I would like to know what is the typical rating of a polyfuse used on modern PCs (desktop or laptop) with USB 2.0 and 3.0. TE Connectivity apparently recommended in 2011 that a single USB 2.0 port (non-ganged) be protected by a polyfuse with hold current 750 mA and trip current 1.5 A, and double that for USB 3.0 that is not charging-enabled, and higher still for a charging-enabled port.
However, I have been unable to find the actual specification of the USB polyfuse ratings for desktop PCs and personal laptops. Many technical manuals I could find for various PC models mention that they do have over-current protection, but for whatever reason invariably neglect to give any further detail. (I recall some of them explicitly stated "polyfuse" but do not have them at hand right now.)
I can find Littelfuse specifications for the above-recommended polyfuses, and the Littelfuse 2016 selection guide recommends using one of its 0805L, 1206L, 1210L, 1812L or USBR polyfuses for USB, and all of these have hold current at most 2.6 A, but I have no idea what PC manufacturers actually use.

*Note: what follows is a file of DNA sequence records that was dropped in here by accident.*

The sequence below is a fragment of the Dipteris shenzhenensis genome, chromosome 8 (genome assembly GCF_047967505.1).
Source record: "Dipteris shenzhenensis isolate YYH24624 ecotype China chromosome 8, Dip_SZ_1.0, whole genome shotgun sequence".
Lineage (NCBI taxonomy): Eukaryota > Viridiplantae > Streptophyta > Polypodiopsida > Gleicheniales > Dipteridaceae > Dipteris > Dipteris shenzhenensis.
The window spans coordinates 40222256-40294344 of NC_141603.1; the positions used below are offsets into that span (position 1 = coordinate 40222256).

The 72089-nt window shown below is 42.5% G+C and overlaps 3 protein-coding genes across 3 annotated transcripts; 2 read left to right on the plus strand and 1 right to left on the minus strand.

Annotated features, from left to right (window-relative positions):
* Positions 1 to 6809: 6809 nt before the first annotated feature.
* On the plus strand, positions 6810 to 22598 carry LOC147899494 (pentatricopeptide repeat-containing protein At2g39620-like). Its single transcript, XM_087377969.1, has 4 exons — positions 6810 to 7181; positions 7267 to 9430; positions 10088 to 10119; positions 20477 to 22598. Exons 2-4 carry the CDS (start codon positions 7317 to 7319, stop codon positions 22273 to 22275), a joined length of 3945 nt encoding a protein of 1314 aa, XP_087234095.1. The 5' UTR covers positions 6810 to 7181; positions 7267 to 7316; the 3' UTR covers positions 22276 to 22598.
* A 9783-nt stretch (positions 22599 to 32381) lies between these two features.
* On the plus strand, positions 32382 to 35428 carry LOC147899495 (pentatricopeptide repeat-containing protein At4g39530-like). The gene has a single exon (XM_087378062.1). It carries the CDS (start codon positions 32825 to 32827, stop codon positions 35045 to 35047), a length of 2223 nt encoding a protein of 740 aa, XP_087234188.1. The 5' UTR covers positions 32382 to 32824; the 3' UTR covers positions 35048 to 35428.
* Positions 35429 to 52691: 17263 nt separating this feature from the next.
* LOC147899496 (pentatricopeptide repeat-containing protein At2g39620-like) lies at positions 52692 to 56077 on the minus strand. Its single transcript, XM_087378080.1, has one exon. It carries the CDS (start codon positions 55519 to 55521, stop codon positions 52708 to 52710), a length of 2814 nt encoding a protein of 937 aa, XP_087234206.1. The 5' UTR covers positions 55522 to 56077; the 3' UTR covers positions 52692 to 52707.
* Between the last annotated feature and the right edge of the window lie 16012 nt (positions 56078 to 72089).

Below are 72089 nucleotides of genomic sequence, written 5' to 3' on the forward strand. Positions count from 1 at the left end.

If "modern PC" is too broad, I am happy to know the answer just for the Dell Optiplex 780/790, the HP Pavilion p7-1030/1154 and the Lenovo Thinkpad X220/X230, which is around the time that integrated USB 3.0 ports seemed to start appearing (2011). I understand that later PCs can have BC (Battery Charging) 1.2 ports or PD (Power Delivery) ports, which are rated to provide up to 5 A, and so would have much higher overcurrent protection limits, which I am less interested in. My main motivation for asking this question is to know whether plugging a faulty device into an older USB port can ever result in that device drawing a much larger current (but not short-circuit) than the USB specifications provide for, and how much more (before the polyfuse trips). I chose these relatively popular PC models, but if you can only find information on other Dell/HP/Lenovo models, that would also be helpful.